Productivity vs. Creativity


There’s a pervasive myth, shared by artists and non-artists alike, that art is a product of genius, madness or serendipity. Wrong. Art is not the chance offspring of some cosmic (or genetic) roll of the dice. Art is mostly a product of hard work. When you look back on the results of a lifetime of artmaking, even the role that talent played is insignificant. Living life productively, however, is very significant. If you learn to live your life productively, your atwork will take care of itself. If you do not live your life productively, nothing will save your artwork–not even talent. One of the less-advertised truths about artmaking is that it’s more important to be productive than to be creative. If you’re productive, your creativity will take care of itself. If you are not productive–well, if you’re not productive, then how exactly is it you intend to be ceative?

Ted Orland, The View From the Studio Door

My response to the more than one dozen works-in-progress spread across my bed was to begin work on three new watercolors last evening. Train commissions. One of many reasons I enjoy the Christmas holidays is patrons ordering paintings to give as gifts. I always feel good inside when working on something requested by a patron, but even better when I know the warmth that goes into Christmas giving. As it turns out, none of these three have Christmas deadlines, so the removal of that pressure makes this even better. I would still be happy to turn them out before the New Year arrives.

Re-opening the Ted Orland book this morning brought me to the passage quoted above. I can never emphasize this enough when talking to emerging artists: productivity yields the quality we seek. Long ago, I fretted over whether I was talented enough to pursue this. Once I got over that fear and began pushing out works of art, I found my work improving, and feel that I learn something new with every single painting I attempt.

I never tire of posting this passage from an article in Newsweek, June 28, 1993, “The Puzzle of Genius”:

The creative geniuses of art and science work obsessively. They do not lounge under apple trees waiting for fruit to fall or lightning to strike. “When inspiration does not come to me,” Freud once said, “I go halfway to meet it.” Bach wrote a cantata every week, even when he was sick or exhausted. Though most composers would kill to have written even one of his best pieces, some were little more than wallpaper music. Eliot’s numerous drafts of “The Waste Land” constitute what one scholar called “a jumble of good and bad passages [that he turned] into a poem.” In a study of 2,036 scientists throughout history, Simonton found that the most respected produced not only more great works, but also more “bad” ones. They produced. Period.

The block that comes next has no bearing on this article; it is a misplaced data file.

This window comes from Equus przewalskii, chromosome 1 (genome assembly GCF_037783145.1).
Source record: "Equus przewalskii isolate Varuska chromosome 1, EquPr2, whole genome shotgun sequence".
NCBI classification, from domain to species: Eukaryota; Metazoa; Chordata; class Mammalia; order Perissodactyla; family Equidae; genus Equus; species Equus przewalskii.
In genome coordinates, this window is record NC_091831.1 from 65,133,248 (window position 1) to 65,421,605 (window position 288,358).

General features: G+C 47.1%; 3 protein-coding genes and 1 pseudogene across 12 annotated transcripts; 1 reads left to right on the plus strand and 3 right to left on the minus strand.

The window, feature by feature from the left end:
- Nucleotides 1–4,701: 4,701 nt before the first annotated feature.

I repeatedly meet individuals who describe themselves as “frustrated artists.” This  frequently means they have talent, but never get around to making art. My response is: if you have no work to show, who cares about your talent? In the year 2010, Jason Horejs (Xanadu Gallery in Scottsdale, Arizona) got my attention while giving a public talk, saying the only questions gallery directors have of prospective artists is: “Are you productive? How many works per year do you turn out?” From that year forward, I have created at least one hundred pieces per year, many of them small ones, no doubt, but dozens worthy of framing and presenting. I honestly believe this past decade has been my finest, and I look forward to seeing how much futther I can push things in 2020.

Thanks for reading.

I make art in order to discover.Shultz reduced

I journal when I feel alone.

I blog to remind myself I am not alone.







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3 Responses to “Productivity vs. Creativity”

  1. foresterartist Says:

    Excellent post David. It’s so true.


  2. pamcates Says:

    Amen to that.


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